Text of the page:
Canadian Employment Law Today

April 29, 2015

Focuses on human resources law from a business perspective, featuring news and cases from the courts, in-depth articles on legal trends and insights from top employment lawyers across Canada.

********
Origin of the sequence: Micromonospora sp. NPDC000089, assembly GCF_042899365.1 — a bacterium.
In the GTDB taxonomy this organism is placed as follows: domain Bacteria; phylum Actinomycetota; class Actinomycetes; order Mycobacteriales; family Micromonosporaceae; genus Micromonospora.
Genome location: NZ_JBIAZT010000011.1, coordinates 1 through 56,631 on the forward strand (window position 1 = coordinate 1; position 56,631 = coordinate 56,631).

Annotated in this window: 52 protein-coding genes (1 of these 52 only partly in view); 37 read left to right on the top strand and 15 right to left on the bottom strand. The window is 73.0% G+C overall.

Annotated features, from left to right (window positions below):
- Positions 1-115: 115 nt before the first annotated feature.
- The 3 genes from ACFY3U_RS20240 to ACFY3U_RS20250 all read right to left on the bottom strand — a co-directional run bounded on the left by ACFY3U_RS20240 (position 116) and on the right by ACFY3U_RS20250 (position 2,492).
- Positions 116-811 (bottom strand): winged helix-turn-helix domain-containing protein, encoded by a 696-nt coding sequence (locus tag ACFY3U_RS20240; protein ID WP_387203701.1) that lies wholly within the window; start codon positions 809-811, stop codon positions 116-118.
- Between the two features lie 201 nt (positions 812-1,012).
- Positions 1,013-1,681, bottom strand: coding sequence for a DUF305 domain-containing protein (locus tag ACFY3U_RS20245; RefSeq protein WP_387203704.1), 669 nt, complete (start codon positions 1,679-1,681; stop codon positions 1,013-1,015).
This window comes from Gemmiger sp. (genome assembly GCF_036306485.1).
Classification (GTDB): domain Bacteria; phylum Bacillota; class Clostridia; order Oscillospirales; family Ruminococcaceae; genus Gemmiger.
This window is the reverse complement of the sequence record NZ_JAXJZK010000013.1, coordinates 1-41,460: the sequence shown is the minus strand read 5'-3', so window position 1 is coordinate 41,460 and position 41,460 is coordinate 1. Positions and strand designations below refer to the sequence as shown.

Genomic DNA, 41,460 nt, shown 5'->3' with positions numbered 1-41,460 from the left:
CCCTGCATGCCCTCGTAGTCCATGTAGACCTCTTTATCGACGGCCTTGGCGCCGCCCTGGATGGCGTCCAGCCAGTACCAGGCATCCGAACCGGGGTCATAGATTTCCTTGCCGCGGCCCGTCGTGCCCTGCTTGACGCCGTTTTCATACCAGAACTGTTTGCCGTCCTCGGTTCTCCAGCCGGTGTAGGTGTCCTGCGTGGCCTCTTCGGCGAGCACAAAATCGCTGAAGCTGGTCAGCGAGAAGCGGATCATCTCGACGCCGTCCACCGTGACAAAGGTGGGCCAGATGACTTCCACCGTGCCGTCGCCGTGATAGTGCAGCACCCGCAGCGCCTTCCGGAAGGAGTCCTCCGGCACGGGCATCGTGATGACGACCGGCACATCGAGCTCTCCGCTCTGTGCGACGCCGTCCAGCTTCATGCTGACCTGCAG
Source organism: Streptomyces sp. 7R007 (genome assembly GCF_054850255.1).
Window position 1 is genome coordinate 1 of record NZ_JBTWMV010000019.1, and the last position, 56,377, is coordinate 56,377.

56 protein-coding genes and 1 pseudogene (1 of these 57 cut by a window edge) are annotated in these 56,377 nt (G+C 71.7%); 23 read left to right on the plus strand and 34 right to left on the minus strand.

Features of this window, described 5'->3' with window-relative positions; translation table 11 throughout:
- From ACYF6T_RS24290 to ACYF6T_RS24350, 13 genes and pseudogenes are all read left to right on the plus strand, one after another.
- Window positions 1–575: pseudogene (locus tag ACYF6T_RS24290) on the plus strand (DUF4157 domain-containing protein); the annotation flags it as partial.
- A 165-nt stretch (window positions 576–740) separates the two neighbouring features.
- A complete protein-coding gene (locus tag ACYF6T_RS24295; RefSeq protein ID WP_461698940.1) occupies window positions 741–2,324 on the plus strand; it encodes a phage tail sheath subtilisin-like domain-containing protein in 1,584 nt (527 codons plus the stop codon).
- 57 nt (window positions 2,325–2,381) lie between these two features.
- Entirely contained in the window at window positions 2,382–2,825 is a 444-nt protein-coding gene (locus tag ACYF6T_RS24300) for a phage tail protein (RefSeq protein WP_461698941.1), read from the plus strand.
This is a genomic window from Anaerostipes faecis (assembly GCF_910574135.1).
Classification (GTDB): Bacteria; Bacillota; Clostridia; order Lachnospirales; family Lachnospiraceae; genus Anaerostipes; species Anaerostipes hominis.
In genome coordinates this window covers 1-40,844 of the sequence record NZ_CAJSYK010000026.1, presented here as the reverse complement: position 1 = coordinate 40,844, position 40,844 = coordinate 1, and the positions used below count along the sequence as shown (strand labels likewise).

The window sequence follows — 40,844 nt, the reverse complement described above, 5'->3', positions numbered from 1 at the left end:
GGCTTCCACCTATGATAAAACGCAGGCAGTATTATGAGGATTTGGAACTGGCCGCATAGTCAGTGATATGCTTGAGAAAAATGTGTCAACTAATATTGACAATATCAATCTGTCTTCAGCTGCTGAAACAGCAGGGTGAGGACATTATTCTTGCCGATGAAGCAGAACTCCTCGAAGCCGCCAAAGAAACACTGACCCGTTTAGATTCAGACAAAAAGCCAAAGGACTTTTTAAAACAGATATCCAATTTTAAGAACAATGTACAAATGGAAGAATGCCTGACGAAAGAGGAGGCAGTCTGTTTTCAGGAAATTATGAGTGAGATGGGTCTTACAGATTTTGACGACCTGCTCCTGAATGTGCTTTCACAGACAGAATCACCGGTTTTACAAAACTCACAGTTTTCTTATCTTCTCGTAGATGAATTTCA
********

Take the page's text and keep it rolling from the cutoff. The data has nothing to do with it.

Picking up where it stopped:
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PM40065782 Emplo y ment Law Today Canad ad a ian April 29, 2015 Worker wins childcare accommodation, avoids night shift Employer couldn't explain why allowing worker to work straight day shifts couldn't be done BY JEFFREY R. SMITH AN ALBERTA company discriminated against a worker who was a single mother of young children when it refused to accom- modate her request for day shifts only, the Alberta Court of Queen's Bench has ruled. SMS Equipment was a supplier of equip- ment and service to the construction, min- ing and petrochemical industries in Fort McMurray, Alta. e worker was a fi rst-year apprentice welder who started employment as a labourer with SMS in November 2010. e worker moved to Fort McMurray from Newfoundland and she had a young son whose father also moved to Fort Mc- Murray but did not live with the worker, though he sometimes cared for the child. In February 2012, the worker gave birth to a second son by a diff erent man. While on maternity leave, she applied for the fi rst- year welder position, which had shifts of "seven days on and seven days off with ro- tating tours of days and nights." She won the job and started the new position in Novem- ber 2012. Shift work and childcare too much After seven days of night shifts, the work- er requested that her tours be changed to straight day shifts since she was fi nding it diffi cult to balance her childcare needs. Injured worker wins 14-year battle over ability to do job pg. 3 Suitability of job determed without modifi cations with Brian Johnston CREDIT: PRESSMASTER/SHUTTERSTOCK Worker's work refusal escalates pg. 4 Suspension for refusing assigned work leads to altercation and dismissal for breach of harassment and violence policy EMPLOYER RULES on page 6 » ASK AN EXPERT pg. 2 Dismissal of employee on medical leave OTHER WORKERS on page 6 » Air Canada worker deserved suspension, not fi ring AN AIR CANADA employee has had her dismissal for giving a co-worker's mother priority over paying passengers overturned by an adjudicator in favour of a suspension. Magdalena Kaszyca was a customer service manager (CSM) for Air Canada at Pierre Elliott Trudeau International Airport in Montreal. Hired in May 2011, Kaszyca was held to the Air Canada code of conduct that required employees to avoid confl icts of interest and to identify them, such as when friends or relatives were involved. Air Canada had an employee air travel benefi t program in which employees could fl y for free and parents of employees could fl y for a service charge of $5 per segment. Employees and parents fl ying under such benefi ts travelled on "stand-by" status, where they could board after all revenue passengers and employees travelling on Air Canada business were boarded. On July 24, 2013, another CSM, Sonya Ventola, asked a manager of employee trav- el to upgrade her mother's status for fl ying to Rome from that of an employee's parent travelling alone to that of travelling with an employee. All fl ights to Rome were full, so the chances of he mother boarding with her current priority were slim. e employee travel manager said Vento- la's mother's priority could only be upgraded if Ventola travelled with her. Ventola, who was at the passenger check-in offi ce, then talked to Kaszyca. Another CSM who was in the check-in offi ce overheard Kaszyca tell Ventola "Leave it to me. I'll take care of everything." According to Kaszyca, she said "I'll see what I can do with the fl ights." Kaszyca then began a verifi cation of the oversell status of the fl ight to Rome. e fl ight was oversold by two seats. For an over- sold fl ight of less than eight, nothing would be done until an announcement prior to de- parture asking for volunteers to give up their seats. However, a few hours before depar- ture, Kaszyca asked a gate employee to make an announcement for volunteers to give up their seats. Kaszyca returned to the custom- er service desk telling the employee to make

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